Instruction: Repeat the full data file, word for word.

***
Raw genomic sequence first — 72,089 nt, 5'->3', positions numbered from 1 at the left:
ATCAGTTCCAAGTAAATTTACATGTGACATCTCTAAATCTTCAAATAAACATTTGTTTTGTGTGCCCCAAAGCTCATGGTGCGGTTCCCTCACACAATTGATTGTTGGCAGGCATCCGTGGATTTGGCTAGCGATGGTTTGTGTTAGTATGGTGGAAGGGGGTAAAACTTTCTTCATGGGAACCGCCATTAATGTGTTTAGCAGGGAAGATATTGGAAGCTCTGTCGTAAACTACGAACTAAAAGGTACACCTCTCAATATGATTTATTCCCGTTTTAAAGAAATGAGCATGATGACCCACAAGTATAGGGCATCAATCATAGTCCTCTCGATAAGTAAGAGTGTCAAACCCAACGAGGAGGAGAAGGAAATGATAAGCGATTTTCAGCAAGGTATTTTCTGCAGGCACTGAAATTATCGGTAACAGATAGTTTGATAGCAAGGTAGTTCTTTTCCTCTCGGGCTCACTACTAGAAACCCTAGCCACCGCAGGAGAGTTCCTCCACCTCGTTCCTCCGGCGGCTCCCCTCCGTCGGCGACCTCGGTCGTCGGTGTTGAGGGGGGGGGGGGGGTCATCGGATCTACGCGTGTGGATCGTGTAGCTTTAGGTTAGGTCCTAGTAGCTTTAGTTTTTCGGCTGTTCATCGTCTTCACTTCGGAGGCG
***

Raw genomic sequence first — 72,089 nt, 5'->3', positions numbered from 1 at the left:
ATCAGTTCCAAGTAAATTTACATGTGACATCTCTAAATCTTCAAATAAACATTTGTTTTGTGTGCCCCAAAGCTCATGGTGCGGTTCCCTCACACAATTGATTGTTGGCAGGCATCCGTGGATTTGGCTAGCGATGGTTTGTGTTAGTATGGTGGAAGGGGGTAAAACTTTCTTCATGGGAACCGCCATTAATGTGTTTAGCAGGGAAGATATTGGAAGCTCTGTCGTAAACTACGAACTAAAAGGTACACCTCTCAATATGATTTATTCCCGTTTTAAAGAAATGAGCATGATGACCCACAAGTATAGGGCATCAATCATAGTCCTCTCGATAAGTAAGAGTGTCAAACCCAACGAGGAGGAGAAGGAAATGATAAGCGATTTTCAGCAAGGTATTTTCTGCAGGCACTGAAATTATCGGTAACAGATAGTTTGATAGCAAGGTAGTTCTTTTCCTCTCGGGCTCACTACTAGAAACCCTAGCCACCGCAGGAGAGTTCCTCCACCTCGTTCCTCCGGCGGCTCCCCTCCGTCGGCGACCTCGGTCGTCGGTGTTGAGGGGGGGGGGGGGGTCATCGGATCTACGCGTGTGGATCGTGTAGCTTTAGGTTAGGTCCTAGTAGCTTTAGTTTTTCGGCTGTTCATCGTCTTCACTTCGGAGGCG